The following are exemplary values for the different circuit elements shown in FIG. 5 using a General Electric 2N492 silicon transistor and an applied direct current voltage of 30 volts:

R31 ohms 100,000 R41 do 1,000 R43 do 47,000 C33 micro-farads 0.03

It will be noted that the current-limiting resistor 43 is many times the value of the resistor 41. The maximum value possible for resistor 41 to maintain the oscillation of the circuit is approximately 1,200 ohms. The value It has also been discovered that of 1,000 ohms, however, was selected so that the circuit was not marginal in operation. It can be said that the value of the resistor 41 should be in the neighborhood of the maximum value which would permit oscillation of the circuit.

It should be understood that the broader aspects of the invention involve the use of various types of transistors or other similar temperature or pressure responsive devices and various types of oscillator circuits. It should, therefore, be understood that numerous modifications may be made of the preferred form of the invention described above without deviating from the broader aspects thereof.

What I claim as new and desire to protect by Letters Patent of the United States is:

In a method of measuring the value of the temperature of a given environment through use of an oscillator circuit including a temperature responsive transistor device which varies the frequency of the oscillator circuit output with variation in the magnitude of the condition, and wherein the frequency-temperature curves for different transistor devices are such that there is a constant frequency difference over a first given range of temperatures including as a part thereof a second range of temperatures with which the circuit is to be used, the improvement comprising: subjecting the transistor device to a reference temperature within said first given range but beyond said second range of temperatures, then mixing the resultant output of said oscillator at the reference temperature with the output of an adjustable frequency source adjusted to provide a zero beat frequency, then placing the transistor device in the unknown temperature condition to be measured while maintaining the presence of the output of said adjustable frequency source which produced the zero beat frequency, and then measuring the difference beat frequency produced by the latter environmental condition, whereby consistent results are obtained which are independent of the particular transistor device utilized in the oscillator circuit.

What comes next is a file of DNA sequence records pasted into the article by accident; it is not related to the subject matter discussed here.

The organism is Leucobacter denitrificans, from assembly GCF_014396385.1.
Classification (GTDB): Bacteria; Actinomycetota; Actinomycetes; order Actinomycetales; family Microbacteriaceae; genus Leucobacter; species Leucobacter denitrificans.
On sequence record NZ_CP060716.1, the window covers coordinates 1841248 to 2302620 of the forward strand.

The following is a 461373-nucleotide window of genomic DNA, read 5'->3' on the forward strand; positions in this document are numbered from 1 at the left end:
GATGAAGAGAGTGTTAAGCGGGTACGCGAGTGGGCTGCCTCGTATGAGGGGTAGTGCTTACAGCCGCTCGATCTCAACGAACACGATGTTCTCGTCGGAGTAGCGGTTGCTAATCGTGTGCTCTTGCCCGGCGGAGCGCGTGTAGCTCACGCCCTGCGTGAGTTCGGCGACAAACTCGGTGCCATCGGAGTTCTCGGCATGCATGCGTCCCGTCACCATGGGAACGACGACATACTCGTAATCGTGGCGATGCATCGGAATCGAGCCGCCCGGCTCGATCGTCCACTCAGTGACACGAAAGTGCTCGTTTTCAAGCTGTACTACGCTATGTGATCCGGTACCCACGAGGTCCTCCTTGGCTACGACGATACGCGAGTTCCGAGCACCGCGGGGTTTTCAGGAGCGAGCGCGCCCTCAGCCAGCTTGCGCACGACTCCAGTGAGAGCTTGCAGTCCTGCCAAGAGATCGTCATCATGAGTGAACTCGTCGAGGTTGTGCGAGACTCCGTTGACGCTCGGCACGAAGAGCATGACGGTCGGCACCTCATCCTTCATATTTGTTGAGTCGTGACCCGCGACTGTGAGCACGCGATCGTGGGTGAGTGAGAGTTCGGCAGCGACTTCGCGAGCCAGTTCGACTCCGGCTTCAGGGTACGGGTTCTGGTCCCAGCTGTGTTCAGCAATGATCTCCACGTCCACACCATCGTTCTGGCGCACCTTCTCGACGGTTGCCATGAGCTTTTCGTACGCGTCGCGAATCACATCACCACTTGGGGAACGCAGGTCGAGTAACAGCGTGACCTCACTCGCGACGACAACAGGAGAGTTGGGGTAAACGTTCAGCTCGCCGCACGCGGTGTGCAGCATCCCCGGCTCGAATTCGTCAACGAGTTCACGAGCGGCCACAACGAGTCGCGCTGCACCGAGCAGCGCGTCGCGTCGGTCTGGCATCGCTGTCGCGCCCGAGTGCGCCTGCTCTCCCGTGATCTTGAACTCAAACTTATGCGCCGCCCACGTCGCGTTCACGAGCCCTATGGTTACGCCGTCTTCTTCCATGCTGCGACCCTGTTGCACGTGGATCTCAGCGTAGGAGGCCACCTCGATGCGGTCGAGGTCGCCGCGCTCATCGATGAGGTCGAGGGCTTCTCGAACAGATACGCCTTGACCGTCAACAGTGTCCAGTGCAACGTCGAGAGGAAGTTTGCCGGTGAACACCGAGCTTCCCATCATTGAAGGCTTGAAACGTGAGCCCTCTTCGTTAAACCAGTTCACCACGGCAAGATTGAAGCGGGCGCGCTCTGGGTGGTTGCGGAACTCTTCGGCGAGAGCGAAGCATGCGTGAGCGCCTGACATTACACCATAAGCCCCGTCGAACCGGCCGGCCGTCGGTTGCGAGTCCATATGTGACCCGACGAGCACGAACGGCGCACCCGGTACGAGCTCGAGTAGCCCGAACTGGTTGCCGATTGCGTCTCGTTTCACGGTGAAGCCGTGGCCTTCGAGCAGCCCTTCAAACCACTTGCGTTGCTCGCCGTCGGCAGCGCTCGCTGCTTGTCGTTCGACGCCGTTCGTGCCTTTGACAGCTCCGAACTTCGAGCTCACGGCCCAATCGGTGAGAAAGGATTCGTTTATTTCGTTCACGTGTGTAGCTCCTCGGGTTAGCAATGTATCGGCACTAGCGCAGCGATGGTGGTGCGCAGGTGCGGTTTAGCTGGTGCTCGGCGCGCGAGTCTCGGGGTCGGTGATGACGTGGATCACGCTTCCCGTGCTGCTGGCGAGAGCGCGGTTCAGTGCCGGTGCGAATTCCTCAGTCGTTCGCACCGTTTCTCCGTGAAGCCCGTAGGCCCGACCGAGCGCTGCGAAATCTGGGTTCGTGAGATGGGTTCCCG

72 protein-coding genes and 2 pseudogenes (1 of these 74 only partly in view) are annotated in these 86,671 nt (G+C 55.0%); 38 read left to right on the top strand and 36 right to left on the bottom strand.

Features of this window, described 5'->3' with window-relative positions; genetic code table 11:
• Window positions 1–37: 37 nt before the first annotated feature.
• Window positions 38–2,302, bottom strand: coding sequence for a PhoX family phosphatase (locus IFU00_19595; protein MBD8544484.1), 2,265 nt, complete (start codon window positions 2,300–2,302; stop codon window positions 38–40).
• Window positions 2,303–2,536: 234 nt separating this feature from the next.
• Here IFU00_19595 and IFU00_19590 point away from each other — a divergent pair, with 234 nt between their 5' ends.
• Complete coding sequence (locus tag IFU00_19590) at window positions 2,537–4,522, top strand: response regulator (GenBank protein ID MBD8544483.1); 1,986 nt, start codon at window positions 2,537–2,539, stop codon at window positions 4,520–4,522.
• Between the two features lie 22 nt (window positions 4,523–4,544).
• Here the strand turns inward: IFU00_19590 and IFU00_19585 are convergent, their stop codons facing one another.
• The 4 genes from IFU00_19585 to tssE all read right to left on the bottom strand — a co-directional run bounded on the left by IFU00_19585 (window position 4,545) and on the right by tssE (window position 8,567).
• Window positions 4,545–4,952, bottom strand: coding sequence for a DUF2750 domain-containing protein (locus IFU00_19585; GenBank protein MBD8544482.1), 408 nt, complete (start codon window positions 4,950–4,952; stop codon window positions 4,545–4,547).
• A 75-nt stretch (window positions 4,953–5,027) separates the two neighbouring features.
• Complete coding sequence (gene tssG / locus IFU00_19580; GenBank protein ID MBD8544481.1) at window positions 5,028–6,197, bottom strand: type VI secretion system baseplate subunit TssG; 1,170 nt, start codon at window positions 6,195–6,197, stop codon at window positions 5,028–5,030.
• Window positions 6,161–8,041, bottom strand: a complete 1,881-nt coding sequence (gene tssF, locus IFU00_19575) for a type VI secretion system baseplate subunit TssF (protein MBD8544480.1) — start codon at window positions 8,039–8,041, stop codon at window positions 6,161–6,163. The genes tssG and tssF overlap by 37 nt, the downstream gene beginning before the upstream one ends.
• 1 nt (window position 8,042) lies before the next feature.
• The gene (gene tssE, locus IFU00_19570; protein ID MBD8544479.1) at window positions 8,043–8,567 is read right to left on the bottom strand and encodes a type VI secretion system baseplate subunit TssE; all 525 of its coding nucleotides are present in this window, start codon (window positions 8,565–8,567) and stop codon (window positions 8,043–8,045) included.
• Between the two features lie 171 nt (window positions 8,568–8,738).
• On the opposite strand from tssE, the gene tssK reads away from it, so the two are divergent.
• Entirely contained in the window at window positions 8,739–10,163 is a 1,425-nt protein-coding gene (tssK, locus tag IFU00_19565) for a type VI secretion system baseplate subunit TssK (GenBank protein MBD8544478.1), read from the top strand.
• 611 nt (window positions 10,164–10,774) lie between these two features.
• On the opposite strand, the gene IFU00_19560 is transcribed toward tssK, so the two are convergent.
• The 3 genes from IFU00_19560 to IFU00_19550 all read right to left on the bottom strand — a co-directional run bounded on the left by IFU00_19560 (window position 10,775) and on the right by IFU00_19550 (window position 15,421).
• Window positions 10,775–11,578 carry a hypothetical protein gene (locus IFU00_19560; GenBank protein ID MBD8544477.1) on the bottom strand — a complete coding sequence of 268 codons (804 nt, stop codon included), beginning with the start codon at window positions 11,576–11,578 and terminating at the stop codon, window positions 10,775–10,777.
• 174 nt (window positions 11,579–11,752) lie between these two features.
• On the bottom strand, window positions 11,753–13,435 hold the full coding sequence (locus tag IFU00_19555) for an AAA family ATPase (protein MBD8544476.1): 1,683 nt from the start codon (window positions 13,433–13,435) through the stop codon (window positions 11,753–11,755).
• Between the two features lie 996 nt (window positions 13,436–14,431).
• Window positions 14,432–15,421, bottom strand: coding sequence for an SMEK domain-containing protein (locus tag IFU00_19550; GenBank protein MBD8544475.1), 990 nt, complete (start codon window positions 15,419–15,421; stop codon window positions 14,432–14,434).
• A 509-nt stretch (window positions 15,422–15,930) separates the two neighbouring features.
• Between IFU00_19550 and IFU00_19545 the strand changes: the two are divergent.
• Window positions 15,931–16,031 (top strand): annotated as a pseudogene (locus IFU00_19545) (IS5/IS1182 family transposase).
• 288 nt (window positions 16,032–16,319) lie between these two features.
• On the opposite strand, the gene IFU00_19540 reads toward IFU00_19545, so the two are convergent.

References Cited by the Examiner UNITED STATES PATENTS 2,322,681 6/43 Zenor 73382 2,456,811 12/48 Blackburn 33166 X 2,595,092 4/52 Mounce 73382 2,696,739 12/54 Endres 73362 2,721,267 10/55 Collins 73-362 X 2,780,752 2/57 Aldrich et al. 30788.5 2,871,376 1/59 Kretzmer.

2,890,429 6/59 Baker 73-362 X 3,026,485 3/62 Suran 307-88.5

FOREIGN PATENTS 1,177,810 12/58 France.

OTHER REFERENCES Radio-Electronics, February 1960, vol. 31, No. 2; pages 101, 106 relied upon.

ISAAC LISANN, Primary Examiner.

Patent Citations
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Referenced by
Citing PatentFiling datePublication dateApplicantTitle
US3336795 *Dec 18, 1964Aug 22, 1967Shinko Tsushin Kogyo KabushikiSemiconductor force measuring device
US3421374 *Oct 22, 1965Jan 14, 1969Sanders Associates IncThermal detector
US3446064 *Dec 19, 1966May 27, 1969Whittaker CorpStress sensor
US3475742 *Jan 19, 1967Oct 28, 1969Eckrich Peter & SonsTemperature telemetering system
US4335847 *May 27, 1980Jun 22, 1982Levine Michael RElectronic thermostat with repetitive operation cycle
US4356962 *Nov 14, 1980Nov 2, 1982Levine Michael RThermostat with adaptive operating cycle
US4762428 *Apr 30, 1986Aug 9, 1988Mettler Instrumente AgTemperature sensor for a dryer accessory on a weighing device
US4771392 *Mar 31, 1980Sep 13, 1988Edmund F. BardProgrammable time varying control system and method
US4828401 *Jun 17, 1987May 9, 1989Systron DonnerTemperature monitoring apparatus and method therefor
US4967382 *Jan 9, 1987Oct 30, 1990Hall Burness CProgrammable time varying control system and method
EP0009416A2 *Sep 26, 1979Apr 2, 1980Cutler-Hammer World Trade, Inc.Temperature sensitive relaxation oscillator
Classifications
U.S. Classification374/1, 374/178, 374/E07.35
International ClassificationG01L9/00, G01K7/01
Cooperative ClassificationG01L9/0098, G01K7/01
European ClassificationG01L9/00T, G01K7/01